Understand deeply why you want to leave
First, you’ll need to understand why you feel like stepping down. It’s an irreversible step that shouldn’t be taken lightly. The more clarity you have on why you started the business, what you feel you’re meant to be doing and what you might be looking to avoid, the easier it will be to make the right decision.
Work through your fears around the succession
You will also need to understand and work through all your fears. We all have different ones, but a few are common among founders considering leaving their roles. What will I do after I step down? Will my successor do a good job? What if I won’t be able to get a job or raise money again?
Exploring each fear will help us realise that none is as scary as it seems, and some are completely unfounded. For example, while entrepreneurs often worry about being unable to raise again, the investors I interviewed for the book have no issue investing in founders who stepped down as CEOs previously. What matters is how it was done.
Don’t sit on the fence
Then, you’ll need to consider your options and your specific situation to make a confident decision. Stepping down isn’t as binary as it seems. For example, we can step down as a CEO and remain in an executive role or as a NED. In some situations, it may make sense to return money to investors and shut down the business. Maybe there’s a better way forward than stepping down, e.g. revising your job specification.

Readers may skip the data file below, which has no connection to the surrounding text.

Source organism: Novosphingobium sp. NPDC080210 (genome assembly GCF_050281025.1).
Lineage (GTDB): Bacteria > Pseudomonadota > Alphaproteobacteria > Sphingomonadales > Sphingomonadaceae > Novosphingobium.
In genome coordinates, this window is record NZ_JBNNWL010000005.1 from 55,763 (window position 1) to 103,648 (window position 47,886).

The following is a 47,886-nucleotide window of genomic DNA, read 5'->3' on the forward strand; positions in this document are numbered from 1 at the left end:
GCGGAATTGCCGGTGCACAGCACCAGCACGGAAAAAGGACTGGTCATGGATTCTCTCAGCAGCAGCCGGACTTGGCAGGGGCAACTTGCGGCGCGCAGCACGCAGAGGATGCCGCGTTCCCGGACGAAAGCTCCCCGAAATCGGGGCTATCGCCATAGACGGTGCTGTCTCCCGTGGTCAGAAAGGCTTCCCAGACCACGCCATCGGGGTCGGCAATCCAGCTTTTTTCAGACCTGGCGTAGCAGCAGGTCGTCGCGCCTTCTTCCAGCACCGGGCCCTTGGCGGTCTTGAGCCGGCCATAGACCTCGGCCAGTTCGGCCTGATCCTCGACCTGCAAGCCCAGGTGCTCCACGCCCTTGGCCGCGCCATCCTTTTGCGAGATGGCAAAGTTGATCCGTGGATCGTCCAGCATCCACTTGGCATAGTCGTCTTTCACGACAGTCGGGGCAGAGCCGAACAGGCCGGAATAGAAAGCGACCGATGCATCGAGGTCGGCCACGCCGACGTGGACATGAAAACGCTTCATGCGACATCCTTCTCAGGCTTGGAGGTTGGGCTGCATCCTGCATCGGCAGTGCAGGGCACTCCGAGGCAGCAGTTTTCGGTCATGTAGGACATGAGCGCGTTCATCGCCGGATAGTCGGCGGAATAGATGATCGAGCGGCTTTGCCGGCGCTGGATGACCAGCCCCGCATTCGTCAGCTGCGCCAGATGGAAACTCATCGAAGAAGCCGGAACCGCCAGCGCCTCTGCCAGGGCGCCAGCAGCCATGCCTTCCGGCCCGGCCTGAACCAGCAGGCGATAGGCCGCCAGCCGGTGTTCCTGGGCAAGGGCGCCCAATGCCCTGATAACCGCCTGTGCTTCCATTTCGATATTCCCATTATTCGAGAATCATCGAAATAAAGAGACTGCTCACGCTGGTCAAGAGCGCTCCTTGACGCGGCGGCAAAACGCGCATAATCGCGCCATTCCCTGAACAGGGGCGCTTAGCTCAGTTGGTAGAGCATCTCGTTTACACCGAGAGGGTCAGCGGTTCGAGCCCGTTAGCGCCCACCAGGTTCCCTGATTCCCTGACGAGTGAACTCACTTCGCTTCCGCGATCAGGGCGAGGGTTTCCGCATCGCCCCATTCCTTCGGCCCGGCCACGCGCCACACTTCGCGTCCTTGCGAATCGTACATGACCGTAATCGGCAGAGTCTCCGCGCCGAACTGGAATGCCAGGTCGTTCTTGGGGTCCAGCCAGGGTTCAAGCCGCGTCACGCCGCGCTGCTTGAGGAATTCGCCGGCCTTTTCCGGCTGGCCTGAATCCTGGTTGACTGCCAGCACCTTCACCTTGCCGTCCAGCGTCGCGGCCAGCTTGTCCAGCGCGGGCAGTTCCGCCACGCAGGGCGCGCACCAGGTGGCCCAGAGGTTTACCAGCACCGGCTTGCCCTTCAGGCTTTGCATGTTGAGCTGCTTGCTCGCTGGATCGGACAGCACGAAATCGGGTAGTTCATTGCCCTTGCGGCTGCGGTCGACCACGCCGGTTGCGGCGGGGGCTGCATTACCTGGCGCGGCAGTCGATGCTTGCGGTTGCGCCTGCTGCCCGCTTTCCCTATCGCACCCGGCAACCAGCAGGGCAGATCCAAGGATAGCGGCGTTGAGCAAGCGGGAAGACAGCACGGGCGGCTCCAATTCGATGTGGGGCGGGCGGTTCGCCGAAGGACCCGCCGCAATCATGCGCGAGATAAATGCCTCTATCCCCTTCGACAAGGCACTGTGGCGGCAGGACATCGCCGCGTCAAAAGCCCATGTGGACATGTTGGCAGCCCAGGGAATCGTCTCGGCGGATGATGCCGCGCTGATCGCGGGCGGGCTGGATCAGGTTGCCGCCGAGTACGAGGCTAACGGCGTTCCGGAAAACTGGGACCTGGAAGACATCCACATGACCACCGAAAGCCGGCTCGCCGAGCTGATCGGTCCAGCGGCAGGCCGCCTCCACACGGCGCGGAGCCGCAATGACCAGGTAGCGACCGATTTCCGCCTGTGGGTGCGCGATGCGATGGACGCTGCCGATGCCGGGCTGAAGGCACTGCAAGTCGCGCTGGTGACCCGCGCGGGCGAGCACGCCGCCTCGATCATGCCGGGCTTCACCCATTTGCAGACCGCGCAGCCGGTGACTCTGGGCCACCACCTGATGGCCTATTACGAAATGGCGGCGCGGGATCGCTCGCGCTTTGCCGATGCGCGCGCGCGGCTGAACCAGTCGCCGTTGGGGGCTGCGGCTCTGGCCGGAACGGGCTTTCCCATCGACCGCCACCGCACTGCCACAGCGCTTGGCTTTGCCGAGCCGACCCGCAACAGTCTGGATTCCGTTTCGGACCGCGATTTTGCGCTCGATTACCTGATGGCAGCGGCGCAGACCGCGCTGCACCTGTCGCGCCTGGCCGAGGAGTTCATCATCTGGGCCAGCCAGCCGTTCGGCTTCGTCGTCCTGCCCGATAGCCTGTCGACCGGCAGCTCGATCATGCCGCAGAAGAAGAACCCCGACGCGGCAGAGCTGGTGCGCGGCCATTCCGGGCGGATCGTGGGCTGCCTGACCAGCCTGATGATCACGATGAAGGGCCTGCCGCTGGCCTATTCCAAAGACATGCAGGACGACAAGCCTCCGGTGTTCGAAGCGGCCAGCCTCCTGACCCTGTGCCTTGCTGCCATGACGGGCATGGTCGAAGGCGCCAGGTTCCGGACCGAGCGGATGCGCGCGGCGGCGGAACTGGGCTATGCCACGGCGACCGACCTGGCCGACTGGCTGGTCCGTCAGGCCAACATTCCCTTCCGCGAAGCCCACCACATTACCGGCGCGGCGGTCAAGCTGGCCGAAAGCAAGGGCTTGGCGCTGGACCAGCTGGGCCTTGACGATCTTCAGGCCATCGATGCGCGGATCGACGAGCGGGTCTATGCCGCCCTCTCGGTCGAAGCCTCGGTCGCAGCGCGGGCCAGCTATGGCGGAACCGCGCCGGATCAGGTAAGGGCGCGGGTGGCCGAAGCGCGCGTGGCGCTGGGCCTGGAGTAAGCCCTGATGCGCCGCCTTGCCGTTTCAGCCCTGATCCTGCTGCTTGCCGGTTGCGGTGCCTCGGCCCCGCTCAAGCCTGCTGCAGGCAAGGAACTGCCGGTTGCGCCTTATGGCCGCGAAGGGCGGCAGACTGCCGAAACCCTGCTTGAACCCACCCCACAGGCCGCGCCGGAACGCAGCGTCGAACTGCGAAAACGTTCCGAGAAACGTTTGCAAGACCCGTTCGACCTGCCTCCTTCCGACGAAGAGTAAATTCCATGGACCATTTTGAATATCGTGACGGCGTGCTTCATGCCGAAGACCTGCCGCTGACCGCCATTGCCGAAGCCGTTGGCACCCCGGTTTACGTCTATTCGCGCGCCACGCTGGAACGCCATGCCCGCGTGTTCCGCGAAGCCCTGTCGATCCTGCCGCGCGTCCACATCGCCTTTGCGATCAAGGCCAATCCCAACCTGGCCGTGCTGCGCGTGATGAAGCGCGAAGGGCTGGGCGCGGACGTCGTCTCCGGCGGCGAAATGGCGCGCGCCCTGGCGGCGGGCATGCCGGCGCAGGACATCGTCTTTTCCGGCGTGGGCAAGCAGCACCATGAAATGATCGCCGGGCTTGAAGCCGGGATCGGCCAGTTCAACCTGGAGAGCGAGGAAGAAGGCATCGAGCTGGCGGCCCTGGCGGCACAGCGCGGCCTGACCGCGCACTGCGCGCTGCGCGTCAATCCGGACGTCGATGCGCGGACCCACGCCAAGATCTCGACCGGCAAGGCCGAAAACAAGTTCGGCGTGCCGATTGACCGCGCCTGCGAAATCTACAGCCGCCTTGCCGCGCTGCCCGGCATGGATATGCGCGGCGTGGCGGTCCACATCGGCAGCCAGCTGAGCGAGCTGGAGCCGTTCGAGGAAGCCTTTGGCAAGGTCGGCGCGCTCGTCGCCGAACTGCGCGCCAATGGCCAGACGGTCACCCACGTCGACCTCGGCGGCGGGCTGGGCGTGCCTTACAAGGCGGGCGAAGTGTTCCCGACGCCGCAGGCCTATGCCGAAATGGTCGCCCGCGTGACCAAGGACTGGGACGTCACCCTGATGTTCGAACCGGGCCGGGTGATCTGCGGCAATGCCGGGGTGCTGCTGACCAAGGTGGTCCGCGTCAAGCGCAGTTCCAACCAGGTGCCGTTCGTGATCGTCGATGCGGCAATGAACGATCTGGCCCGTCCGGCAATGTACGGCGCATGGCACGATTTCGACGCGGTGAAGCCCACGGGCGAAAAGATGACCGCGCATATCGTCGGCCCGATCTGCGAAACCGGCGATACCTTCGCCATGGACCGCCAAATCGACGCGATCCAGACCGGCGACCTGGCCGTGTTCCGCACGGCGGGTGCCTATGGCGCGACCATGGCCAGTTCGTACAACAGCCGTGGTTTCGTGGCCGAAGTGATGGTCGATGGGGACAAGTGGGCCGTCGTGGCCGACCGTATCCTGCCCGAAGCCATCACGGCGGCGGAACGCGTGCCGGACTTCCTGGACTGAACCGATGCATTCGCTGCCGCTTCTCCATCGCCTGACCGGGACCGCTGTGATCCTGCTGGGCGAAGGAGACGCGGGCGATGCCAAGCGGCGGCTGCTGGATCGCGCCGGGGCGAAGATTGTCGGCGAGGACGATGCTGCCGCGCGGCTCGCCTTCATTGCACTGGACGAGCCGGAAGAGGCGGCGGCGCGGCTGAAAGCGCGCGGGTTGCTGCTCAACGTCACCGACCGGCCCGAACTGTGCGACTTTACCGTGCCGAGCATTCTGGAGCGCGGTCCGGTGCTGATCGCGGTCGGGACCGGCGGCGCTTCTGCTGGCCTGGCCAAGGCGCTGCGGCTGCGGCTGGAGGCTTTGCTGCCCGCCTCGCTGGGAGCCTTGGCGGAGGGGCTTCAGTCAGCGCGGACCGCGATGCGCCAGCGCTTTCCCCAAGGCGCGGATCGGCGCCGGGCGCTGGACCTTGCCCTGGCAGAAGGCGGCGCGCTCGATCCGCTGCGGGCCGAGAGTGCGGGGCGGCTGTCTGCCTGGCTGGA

However, what’s important is making a decision. Looking at the door for years without leaving doesn’t serve anyone either. As I say in the book, if you’re in, you’re in. If you’re not, you don’t have to be. But don’t sit on the fence.
Decide who to trust the business to
If you do decide to step down, the biggest decision you’ll have to make (or influence) is who will be your successor. The chances are that much or most of your wealth is locked into the business. Plus, you’ll likely be working with this person in your capacity as a board director or even just a shareholder. Even if you don’t have any ties to the business, their actions will reflect on you as many people will continue to associate the business with you, the founder, for years.